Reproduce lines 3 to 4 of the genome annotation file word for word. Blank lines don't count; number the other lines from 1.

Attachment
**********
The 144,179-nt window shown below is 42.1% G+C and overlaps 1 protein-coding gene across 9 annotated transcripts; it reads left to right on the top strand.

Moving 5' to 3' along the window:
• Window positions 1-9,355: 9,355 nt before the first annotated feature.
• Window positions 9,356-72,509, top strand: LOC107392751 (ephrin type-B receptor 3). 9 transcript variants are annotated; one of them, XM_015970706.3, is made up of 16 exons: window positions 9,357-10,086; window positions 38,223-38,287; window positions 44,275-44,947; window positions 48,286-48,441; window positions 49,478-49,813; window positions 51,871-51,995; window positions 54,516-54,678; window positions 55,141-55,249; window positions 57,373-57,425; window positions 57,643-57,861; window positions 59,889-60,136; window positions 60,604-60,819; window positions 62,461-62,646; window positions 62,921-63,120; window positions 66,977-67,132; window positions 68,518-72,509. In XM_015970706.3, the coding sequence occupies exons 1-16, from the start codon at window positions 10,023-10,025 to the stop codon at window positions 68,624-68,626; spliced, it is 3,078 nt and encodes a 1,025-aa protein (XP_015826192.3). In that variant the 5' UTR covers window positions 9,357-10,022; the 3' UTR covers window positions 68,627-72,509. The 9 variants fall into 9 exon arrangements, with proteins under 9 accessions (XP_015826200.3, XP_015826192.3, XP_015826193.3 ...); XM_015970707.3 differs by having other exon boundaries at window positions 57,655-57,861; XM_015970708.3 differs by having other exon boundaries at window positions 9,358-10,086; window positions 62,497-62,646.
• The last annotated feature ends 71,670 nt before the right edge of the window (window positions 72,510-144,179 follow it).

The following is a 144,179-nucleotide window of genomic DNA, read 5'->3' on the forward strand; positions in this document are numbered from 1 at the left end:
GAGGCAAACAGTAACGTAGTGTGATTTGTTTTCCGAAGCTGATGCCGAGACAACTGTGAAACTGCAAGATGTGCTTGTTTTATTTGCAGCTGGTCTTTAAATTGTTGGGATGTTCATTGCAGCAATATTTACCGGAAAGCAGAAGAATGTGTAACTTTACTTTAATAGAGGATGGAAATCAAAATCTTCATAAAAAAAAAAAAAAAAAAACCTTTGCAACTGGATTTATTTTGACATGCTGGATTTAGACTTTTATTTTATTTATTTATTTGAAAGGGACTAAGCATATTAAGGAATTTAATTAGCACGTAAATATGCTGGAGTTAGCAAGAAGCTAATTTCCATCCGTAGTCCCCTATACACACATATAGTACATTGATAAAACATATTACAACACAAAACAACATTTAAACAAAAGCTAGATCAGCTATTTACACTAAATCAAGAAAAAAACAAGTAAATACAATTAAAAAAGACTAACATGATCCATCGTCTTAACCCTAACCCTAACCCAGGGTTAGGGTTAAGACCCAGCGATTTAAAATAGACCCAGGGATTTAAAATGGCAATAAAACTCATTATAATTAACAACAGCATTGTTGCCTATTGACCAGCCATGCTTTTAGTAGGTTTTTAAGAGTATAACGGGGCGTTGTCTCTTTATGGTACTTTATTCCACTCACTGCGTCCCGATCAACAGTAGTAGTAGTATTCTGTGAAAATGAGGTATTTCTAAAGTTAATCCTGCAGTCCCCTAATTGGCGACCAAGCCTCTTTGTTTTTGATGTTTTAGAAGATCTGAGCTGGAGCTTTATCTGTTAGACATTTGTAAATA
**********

• Window positions 1-9,355: 9,355 nt before the first annotated feature.
• Window positions 9,356-72,509, top strand: LOC107392751 (ephrin type-B receptor 3). 9 transcript variants are annotated; one of them, XM_015970706.3, is made up of 16 exons: window positions 9,357-10,086; window positions 38,223-38,287; window positions 44,275-44,947; window positions 48,286-48,441; window positions 49,478-49,813; window positions 51,871-51,995; window positions 54,516-54,678; window positions 55,141-55,249; window positions 57,373-57,425; window positions 57,643-57,861; window positions 59,889-60,136; window positions 60,604-60,819; window positions 62,461-62,646; window positions 62,921-63,120; window positions 66,977-67,132; window positions 68,518-72,509. In XM_015970706.3, the coding sequence occupies exons 1-16, from the start codon at window positions 10,023-10,025 to the stop codon at window positions 68,624-68,626; spliced, it is 3,078 nt and encodes a 1,025-aa protein (XP_015826192.3). In that variant the 5' UTR covers window positions 9,357-10,022; the 3' UTR covers window positions 68,627-72,509. The 9 variants fall into 9 exon arrangements, with proteins under 9 accessions (XP_015826200.3, XP_015826192.3, XP_015826193.3 ...); XM_015970707.3 differs by having other exon boundaries at window positions 57,655-57,861; XM_015970708.3 differs by having other exon boundaries at window positions 9,358-10,086; window positions 62,497-62,646.